There are new and important challenges for Londoner lone workers brought about by the new coronavirus pandemic, and there are too new ways in which businesses and organisations can support the members of their staff. The impact of the new coronavirus has been unprecedented and widespread. However, now that the dust starts to settle and businesses are looking into what future working measures and arrangements might look like, they are continuing to face new situations and challenges. Lone working under the COVID-19 pandemic in London is no exception.
The enormous growth in remote and lone working driven by the coronavirus pandemic means that higher numbers of your personnel could be facing an increased risk of aggression from the public as well as work-related stress because of the isolation from colleagues. Over the last twenty years there has been a steady and gradual increase in the number of lone workers in London and the United Kingdom.
Safeguarding lone worker safety is an issue that organisations and businesses may not have come across up until now, particularly those based in urban environments and city centre office blocks before the COVID-19 outbreak. Yet with many thriving business areas deserted through confinement and lockdown and not everyone able to work remotely, this is an issue more and more management teams are having to consider.
As with other workers, changes in habitual practice will be necessary in order to protect lone workers from infection. But there are also additional implications when considering the risks specific to lone workers.
With the COVID-19 pandemic came an exponential increase in lone working. Many employees are being initiated into the lone working practice through remotely working at home or finding themselves carrying out different activities alone, whereas previously they were working alongside other members of a team. There are hundreds and hundreds of workers who have been thrown into remote working or lone working situations with increased risks without the privilege of experience or proper planning and preparation.
Security is indeed one of the major concerns. Making sure that members of the staff do not experience dangerous situations in the workspace. Bear in mind that empty offices and other corporate spaces can be a potential target for theft and robberies, leaving members of the staff on their own much more vulnerable to such situations. Lone workers will require briefing and support in how to identify such threats.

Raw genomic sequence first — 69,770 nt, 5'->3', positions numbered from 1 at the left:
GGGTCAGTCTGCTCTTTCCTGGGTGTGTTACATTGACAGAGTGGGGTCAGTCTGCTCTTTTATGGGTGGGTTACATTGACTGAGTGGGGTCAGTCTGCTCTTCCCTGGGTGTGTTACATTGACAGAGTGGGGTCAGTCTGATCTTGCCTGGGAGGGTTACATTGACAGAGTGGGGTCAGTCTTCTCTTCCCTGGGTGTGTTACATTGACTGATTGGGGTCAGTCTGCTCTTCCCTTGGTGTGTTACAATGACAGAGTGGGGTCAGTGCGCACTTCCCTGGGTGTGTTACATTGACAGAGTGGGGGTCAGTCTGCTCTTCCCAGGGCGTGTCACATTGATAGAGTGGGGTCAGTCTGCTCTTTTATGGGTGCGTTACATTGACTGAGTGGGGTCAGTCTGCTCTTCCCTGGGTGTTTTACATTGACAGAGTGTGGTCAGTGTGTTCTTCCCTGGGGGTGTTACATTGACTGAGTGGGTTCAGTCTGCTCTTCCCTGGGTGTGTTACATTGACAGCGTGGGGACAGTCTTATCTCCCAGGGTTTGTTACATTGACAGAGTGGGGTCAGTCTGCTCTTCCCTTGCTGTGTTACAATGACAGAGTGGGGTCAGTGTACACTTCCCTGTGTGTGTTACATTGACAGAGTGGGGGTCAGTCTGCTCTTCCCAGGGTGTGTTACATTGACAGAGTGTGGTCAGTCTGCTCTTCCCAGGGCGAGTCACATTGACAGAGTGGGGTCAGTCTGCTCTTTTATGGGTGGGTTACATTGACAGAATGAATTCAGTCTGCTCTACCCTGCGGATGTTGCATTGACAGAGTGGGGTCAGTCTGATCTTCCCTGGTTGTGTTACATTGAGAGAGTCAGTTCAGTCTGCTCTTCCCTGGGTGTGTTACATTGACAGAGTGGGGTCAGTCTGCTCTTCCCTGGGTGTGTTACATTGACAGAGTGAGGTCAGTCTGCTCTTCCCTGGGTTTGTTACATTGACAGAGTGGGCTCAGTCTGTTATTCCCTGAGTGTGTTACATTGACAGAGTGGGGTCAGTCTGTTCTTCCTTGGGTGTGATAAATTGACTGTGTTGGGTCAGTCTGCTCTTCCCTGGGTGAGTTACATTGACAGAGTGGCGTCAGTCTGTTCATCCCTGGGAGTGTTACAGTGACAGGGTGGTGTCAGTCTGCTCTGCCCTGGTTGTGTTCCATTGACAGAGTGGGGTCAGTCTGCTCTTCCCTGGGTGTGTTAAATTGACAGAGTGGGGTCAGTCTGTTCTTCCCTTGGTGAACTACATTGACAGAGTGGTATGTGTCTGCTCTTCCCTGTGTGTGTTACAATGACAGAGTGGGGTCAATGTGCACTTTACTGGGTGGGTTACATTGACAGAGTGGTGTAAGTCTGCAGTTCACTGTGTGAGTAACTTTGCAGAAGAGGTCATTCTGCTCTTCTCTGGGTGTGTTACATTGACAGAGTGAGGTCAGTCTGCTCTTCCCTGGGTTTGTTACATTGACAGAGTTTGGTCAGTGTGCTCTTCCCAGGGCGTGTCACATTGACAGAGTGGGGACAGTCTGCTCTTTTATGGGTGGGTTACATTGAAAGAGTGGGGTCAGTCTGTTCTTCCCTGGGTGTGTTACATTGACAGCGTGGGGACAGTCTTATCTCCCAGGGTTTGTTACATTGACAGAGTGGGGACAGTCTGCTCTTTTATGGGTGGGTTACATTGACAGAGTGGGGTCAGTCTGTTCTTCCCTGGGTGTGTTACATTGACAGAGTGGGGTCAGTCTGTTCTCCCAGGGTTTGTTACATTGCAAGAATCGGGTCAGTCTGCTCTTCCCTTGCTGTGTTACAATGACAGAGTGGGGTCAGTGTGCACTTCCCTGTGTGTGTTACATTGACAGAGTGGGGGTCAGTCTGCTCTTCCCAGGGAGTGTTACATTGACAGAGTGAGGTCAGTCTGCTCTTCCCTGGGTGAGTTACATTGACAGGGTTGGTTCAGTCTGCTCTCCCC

You need to remember that as a business owner or manager you are responsible for lone workers at home as well. While there will not be complicated access concerns in this case, looking after the mental health of the lone workers of your team needs to remain a priority.
Most employers are familiar with the theory behind reducing the infection risk and will have already certain measures in place in order to protect the members of their staff. As part of this, businesses and organisations need to check how such rules can impact lone workers. For instance, not all measures are practical at all sites. In case employees and workers are being asked to carry out impractical adaptations, this may frustrate efforts, ultimately increasing risks.
Lone workers won’t have colleagues around them to remind them of the new compulsory behaviours and measures. Therefore, additional training on how to prevent infection will be a very welcomed intervention.
Where lone workers are interacting with the public, there is always the challenge of protecting them from a potential infection and in certain cases also from aggression and abuse associated with wearing of face masks and coverings, keeping social distancing rules, etc.
Implementing new behaviours, combined with an increase in stress levels in the public, is leading to increased cases of aggressive behaviour towards employers, workers and representative bodies.
While in most cases people have responded to the new coronavirus pandemic with understanding and kindness, abuse relating to the pandemic continues to be reported. While most of us are adapting to new social norms, like temperature checks or face masks and coverings, there is an increased potential for aggressive behaviour towards individuals who are trying to enforce the guidelines and rules. For instance, the Association of Convenience Stores has reported a clear increase in verbal abuse as well as anti-social behaviour seen by its members.
Member since: 31st January 2019
Iñigo is a London-based digital copywriter passionate about the new technologies and the online universe. He spends his time writing about the topics he loves, travelling as much as he can and playing...
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